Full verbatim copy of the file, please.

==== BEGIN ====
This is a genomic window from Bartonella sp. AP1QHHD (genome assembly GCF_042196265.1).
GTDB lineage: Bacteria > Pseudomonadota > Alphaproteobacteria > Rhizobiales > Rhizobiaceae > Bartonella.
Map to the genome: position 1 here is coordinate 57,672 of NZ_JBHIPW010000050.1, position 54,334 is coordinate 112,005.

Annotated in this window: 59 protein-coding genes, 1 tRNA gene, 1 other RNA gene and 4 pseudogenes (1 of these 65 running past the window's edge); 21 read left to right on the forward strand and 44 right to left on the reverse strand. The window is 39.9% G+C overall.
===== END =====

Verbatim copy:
This is a genomic window from Bartonella sp. AP1QHHD (genome assembly GCF_042196265.1).
GTDB lineage: Bacteria > Pseudomonadota > Alphaproteobacteria > Rhizobiales > Rhizobiaceae > Bartonella.
Map to the genome: position 1 here is coordinate 57,672 of NZ_JBHIPW010000050.1, position 54,334 is coordinate 112,005.

Annotated in this window: 59 protein-coding genes, 1 tRNA gene, 1 other RNA gene and 4 pseudogenes (1 of these 65 running past the window's edge); 21 read left to right on the forward strand and 44 right to left on the reverse strand. The window is 39.9% G+C overall.